Ball State’s first amateur boxing club brings students together

The Daily News




One Ball State club is making way as the first of its kind in an Indiana state school.


While the club offers an athletic outlet, some are hesitant to join. 


“I don’t want to get punched in the face” is one excuse that Thom Giffin, club president, has heard.


Ball State is the first university in Indiana to have an amateur boxing club, categorized as a non-competitive boxing fitness club.


Hits can only be thrown into the air, mitts and punching bags. The club has 11 active members. 


Giffin, a junior natural resources major, said he was inspired to start the club because it is a big tradition in his family. Giffin went to the YMCA in Fishers, Ind., with his uncle last summer to train with a former professional boxer. He uses the techniques he learned to instruct the club practices.


The processing of paperwork and multiple trips to the Office of Student Life began in January 2013. 


“They just wanted to make sure there were safety precautions,” Giffin said. 


For the school year, the president said he is looking for the club to grow in size and skill. The focus will maintain on improving technique, fitness and health.


Junior exercise science major Jessica Burger was the first woman to join. Since joining the club, it has been commonplace for Burger to return to her room with an increased heart rate, red cheeks and hands shaky from adrenaline.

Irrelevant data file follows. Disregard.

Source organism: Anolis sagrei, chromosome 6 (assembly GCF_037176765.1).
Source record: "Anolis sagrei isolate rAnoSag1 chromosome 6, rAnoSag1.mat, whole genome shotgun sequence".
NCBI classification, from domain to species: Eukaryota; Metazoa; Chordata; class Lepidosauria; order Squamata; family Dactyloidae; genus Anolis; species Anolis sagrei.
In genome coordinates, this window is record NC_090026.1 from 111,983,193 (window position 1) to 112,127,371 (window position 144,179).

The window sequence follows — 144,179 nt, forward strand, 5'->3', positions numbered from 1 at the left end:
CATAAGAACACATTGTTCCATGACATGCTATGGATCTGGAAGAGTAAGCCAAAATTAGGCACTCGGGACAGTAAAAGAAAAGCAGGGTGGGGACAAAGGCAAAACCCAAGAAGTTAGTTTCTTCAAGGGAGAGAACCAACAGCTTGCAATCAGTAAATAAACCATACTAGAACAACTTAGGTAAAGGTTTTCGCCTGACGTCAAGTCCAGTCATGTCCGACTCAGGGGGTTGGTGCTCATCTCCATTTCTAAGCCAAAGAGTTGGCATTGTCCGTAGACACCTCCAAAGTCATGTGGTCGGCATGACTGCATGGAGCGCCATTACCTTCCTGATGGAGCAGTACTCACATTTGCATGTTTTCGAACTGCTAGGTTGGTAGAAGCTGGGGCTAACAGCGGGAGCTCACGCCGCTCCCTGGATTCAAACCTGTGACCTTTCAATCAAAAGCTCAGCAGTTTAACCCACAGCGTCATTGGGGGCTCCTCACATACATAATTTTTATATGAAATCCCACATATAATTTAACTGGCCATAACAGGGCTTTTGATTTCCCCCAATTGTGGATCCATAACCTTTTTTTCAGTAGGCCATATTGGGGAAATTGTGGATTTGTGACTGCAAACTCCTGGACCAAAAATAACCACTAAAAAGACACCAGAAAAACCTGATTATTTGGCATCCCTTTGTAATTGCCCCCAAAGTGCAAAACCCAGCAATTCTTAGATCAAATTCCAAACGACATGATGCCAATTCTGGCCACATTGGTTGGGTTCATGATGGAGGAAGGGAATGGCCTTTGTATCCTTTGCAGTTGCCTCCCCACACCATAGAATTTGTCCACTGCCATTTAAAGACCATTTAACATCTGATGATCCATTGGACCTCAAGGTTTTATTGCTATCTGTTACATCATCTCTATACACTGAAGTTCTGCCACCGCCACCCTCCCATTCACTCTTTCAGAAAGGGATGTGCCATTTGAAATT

“It was kind of fun because I had to keep up with the boys,” Burger said. “But it wasn’t intimidating because they showed me the ropes and taught me everything.” 


She hadn’t done any type of fighting before, but Burger said she was looking to learn a form of self-defense at college. Burger also uses boxing as a way to work out and stay healthy.


The group is non-competitive, but members can compete individually or at other gyms. There is a local coach that attends practices occasionally. The club is in the process of making a website to notify others of practice times and locations. 


A normal weekday practice begins with a warm-up, boxing specific instructional drills, core, cardio and stretching to cool-down. The practices last for approximately two hours.


Outside of boxing, some of the members lift weights or do cardio together. 


Giffin said he would like to spectate at boxing tournaments with the members and watch televised professional boxing matches and movies.

 

Those interested in joining can email tgiffin@bsu.edu or attend a practice which will be in the Wellness and Recreation Center in room 212A and 212B. Meeting times and dates have yet to be determined.  

 

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